Sixteen-year-old Malala Yousafzai survived an assassination attempt by the Taliban in Pakistan’s Swat Valley one year ago, and has remained a steadfast champion of girls’ education in the face of continued threats on her life. She’s received extensive coverage in US corporate media as a symbol of the Taliban’s war on girls.
The attention for Yousafzai is well-deserved. But it stands in striking contrast to the muted coverage of another form of violence affecting girls and women in Pakistan: US drone strikes.
This disparity was on full display during Yousafzai’s heavily covered October visit to the United States, when her remarks portraying the US government as anything but heroic were ignored by most major US media outlets—particularly her insistence that the US government and the Taliban are both obstacles to women’s rights in the tribal regions of Pakistan, a sentiment she bravely expressed to President Obama when she met with him in the Oval Office on October 11.
Yousafzai (McClatchy, 10/11/13) released a statement after that meeting:
I…expressed my concerns that drone attacks are fueling terrorism. Innocent victims are killed in these acts, and they lead to resentment among the Pakistani people. If we refocus efforts on education, it will make a big impact.
Her comments echo a report published last year by Stanford and NYU (Living Under Drones, 9/12), which found that the 24-hour-a-day presence of US drones buzzing over northwest Pakistan “terrorizes men, women and children, giving rise to anxiety and psychological trauma among civilian communities.” As a result, “some parents choose to keep their children home, and children injured or traumatized by strikes have dropped out of school.”
But Talking Points Memo (10/12/13), Politico (10/11/13) and MSNBC (10/11/13), all of which reported on the Obama/ Yousafzai meeting, didn’t bother mentioning Yousafzai’s statement on drone strikes, which raises questions about whether the media outlets praising this extraordinary girl for speaking out are even listening to what she has to say.
In the week following the meeting, ABC, NBC and CBS aired 20 Malala Yousafzai–related stories, according to a search of the Nexis news media database. But not one of them mentioned her comments about US drone strikes. In the same time period, the New York Times, Washington Post, USA Today and Los Angeles Times ran 24 Yousafzai-related articles, only one of which (Washington Post, 10/17/13) mentioned her indictment of US drone policy.
This by no means absolves the Taliban of its heinous policies towards women and girls, but it does reveal a great deal of hypocrisy in a mainstream press that’s quick to publicize the Taliban’s cruelty while ignoring equally inhumane US practices in Pakistan, which a recent Amnesty International report (10/22/13) described as “unlawful killings that may constitute …war crimes.”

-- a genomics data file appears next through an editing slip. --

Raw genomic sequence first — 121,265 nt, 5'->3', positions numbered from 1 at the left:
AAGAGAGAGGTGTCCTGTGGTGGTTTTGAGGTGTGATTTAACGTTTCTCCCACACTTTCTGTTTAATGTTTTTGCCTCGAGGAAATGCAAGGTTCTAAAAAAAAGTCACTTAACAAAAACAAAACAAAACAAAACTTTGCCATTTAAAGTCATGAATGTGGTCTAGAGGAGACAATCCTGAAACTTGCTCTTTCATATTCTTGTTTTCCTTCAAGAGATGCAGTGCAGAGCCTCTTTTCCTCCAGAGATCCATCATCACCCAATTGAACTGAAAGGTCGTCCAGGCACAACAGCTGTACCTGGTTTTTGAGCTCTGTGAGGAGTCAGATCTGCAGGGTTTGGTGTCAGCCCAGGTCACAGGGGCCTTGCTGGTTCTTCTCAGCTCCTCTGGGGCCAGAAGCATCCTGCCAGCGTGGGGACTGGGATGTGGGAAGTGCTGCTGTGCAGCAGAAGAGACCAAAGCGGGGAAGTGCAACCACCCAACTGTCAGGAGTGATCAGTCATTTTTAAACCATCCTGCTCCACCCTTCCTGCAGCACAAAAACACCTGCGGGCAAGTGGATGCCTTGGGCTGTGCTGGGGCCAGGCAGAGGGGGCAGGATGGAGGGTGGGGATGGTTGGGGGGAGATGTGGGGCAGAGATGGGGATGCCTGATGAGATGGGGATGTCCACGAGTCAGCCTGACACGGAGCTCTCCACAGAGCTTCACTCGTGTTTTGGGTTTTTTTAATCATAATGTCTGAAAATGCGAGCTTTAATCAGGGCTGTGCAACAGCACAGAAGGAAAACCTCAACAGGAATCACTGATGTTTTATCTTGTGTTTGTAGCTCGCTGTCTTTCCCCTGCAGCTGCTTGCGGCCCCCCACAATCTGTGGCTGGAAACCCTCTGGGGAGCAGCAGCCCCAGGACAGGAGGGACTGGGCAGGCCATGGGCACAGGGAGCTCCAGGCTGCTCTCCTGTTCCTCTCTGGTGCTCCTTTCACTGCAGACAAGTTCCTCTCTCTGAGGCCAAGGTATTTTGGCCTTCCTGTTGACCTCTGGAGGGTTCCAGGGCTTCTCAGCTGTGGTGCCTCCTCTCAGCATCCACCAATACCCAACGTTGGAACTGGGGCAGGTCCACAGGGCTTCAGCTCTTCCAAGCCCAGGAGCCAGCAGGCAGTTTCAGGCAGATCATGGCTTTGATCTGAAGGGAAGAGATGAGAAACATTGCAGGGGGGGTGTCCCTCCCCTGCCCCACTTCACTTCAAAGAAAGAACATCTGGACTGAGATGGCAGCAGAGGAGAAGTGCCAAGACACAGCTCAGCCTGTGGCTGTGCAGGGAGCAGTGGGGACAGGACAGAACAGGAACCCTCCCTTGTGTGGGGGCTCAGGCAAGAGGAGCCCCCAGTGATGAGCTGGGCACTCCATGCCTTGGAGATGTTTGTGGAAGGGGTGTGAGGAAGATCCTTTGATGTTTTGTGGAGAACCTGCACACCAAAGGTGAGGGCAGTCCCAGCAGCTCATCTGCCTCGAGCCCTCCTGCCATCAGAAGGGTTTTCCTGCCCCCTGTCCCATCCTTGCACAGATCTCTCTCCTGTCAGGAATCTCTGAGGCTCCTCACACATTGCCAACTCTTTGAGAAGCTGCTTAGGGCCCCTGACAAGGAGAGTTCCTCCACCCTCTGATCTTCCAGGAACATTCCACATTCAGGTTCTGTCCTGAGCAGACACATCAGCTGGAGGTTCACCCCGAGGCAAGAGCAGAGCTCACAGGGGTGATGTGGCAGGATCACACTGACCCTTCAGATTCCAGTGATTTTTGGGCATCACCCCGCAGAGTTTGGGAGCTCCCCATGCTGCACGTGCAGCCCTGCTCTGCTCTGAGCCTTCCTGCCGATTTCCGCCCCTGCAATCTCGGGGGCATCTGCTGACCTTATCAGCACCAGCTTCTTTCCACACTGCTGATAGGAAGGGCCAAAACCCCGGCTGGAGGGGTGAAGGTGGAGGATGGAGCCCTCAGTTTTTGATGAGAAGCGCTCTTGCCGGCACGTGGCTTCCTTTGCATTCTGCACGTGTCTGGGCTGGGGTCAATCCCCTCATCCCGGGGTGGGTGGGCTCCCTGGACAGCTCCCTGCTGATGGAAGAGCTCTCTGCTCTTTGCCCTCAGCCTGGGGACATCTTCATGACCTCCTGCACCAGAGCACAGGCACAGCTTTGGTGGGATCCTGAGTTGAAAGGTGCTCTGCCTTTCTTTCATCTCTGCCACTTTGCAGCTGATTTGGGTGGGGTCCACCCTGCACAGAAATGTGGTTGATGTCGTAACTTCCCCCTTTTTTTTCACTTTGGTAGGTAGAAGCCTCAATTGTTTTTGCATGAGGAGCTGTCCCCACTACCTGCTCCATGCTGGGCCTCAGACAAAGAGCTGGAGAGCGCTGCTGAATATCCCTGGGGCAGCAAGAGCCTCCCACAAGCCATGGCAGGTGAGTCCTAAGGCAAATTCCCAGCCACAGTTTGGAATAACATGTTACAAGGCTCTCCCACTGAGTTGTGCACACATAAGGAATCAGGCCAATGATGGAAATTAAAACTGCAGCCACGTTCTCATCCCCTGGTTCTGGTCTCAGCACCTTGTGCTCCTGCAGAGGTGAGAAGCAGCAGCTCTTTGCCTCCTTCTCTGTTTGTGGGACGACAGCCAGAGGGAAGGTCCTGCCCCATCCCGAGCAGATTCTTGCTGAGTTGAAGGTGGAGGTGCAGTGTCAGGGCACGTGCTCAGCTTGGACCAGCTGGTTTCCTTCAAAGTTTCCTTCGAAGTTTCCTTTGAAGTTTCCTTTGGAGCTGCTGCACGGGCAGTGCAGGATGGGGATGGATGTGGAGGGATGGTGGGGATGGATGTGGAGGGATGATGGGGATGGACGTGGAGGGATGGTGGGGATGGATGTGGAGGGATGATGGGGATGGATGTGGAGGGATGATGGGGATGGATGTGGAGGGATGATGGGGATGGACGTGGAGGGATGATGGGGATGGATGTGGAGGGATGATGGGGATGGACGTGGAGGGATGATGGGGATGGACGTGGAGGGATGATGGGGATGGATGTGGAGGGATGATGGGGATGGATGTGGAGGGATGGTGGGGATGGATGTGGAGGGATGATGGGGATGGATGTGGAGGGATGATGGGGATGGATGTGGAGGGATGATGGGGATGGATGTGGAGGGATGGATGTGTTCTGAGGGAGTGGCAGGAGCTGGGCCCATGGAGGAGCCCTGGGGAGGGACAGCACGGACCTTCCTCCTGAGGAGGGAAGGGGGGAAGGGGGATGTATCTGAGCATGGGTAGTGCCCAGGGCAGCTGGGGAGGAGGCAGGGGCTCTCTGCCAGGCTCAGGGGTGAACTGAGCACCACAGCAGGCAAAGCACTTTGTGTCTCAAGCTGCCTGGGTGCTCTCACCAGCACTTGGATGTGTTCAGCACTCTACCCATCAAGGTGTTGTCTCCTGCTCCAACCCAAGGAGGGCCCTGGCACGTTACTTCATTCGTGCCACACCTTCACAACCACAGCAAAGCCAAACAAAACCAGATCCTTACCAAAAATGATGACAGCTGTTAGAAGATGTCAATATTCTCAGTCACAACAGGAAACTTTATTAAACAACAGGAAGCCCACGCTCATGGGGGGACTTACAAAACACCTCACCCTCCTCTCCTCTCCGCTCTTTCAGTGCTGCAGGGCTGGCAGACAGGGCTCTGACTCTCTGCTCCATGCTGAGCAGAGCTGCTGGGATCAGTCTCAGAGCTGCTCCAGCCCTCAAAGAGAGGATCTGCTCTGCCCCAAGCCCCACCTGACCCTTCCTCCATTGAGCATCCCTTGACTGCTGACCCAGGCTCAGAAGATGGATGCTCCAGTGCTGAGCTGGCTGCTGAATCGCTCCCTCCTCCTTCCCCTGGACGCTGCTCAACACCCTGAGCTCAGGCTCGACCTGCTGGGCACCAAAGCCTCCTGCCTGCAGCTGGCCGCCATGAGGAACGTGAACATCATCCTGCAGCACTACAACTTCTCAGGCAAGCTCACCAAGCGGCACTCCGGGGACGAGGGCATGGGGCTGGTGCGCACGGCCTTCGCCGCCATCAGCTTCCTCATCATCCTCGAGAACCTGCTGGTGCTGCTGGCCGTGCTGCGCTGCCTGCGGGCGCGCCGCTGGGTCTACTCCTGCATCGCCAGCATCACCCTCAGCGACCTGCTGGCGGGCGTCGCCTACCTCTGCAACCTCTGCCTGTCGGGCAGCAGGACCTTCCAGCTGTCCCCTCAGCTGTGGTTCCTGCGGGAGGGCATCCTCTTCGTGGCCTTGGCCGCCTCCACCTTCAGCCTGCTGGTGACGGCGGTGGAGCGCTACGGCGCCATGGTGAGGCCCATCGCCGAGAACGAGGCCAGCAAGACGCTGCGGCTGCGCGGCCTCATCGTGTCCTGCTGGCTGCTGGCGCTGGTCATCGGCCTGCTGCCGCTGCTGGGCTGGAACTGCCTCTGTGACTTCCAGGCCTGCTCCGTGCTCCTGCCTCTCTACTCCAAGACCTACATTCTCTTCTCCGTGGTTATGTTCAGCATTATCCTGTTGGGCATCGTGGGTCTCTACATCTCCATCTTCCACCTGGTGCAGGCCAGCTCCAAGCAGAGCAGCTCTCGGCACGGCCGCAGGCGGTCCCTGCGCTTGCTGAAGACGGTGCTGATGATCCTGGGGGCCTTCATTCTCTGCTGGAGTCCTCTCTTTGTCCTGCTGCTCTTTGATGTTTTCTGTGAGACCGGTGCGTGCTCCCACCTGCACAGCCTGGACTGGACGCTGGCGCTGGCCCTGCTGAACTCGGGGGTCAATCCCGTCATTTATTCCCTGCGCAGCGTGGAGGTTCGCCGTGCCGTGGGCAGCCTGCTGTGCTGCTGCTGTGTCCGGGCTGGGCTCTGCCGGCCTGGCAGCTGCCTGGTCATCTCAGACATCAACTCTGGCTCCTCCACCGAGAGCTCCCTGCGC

The Amnesty report profiles an eight-year-old girl named Nabila and her brother Zubiar, 13, who were injured last year as they watched their grandmother killed by a US airstrike as she picked vegetables on their family’s land in north Waziristan.
“I wasn’t scared of drones before, but now when they fly overhead I wonder, will I be next?” Nabila told Amnesty.
The children and their father testified in person about their experience at a congressional briefing on October 29, marking the first time Congress heard from survivors of the CIA’s drone war (Guardian, 10/29/13). Only five members of Congress bothered to show up.
Some might call Nabila brave for her willingness to stand up to the most powerful country on earth over its atrocities. Yet elite journalists are not rushing to praise her like they did Yousafzai. Perhaps it’s because Nabila threatens the narrative that glorifies US aggression, often in the name of protecting brown women from their uncivilized culture. Yousafzai’s struggle against the Taliban, on the other hand, can be easily co-opted to reinforce the idea that the US is fighting the good fight against an evil entity, even if Yousafzai’s own words contradict this framing.
Almost immediately after Yousafzai was shot, Cynthia Dill, a former Democratic state senator in Maine, took to the Huffington Post (10/11/12) to proclaim that “thanks to…the presence of US troops and allies in Afghanistan, the rights of women and girls in this region have grown as individual freedoms have flourished.” In an editorial praising Yousafzai, the Washington Post (10/11/13) recently echoed this sentiment, writing: “When US troops helped Afghans topple the Taliban in 2001, vistas for Afghan women opened that were unthinkable earlier. But the Taliban did not disappear, and it continued to pursue its medieval thinking.”
What the Washington Post forgets to mention is that the continued presence of those troops combined with US drone strikes serve as helpful recruiting tools for the very militants that Yousafzai has been praised for defying (New York Times, 5/29/12).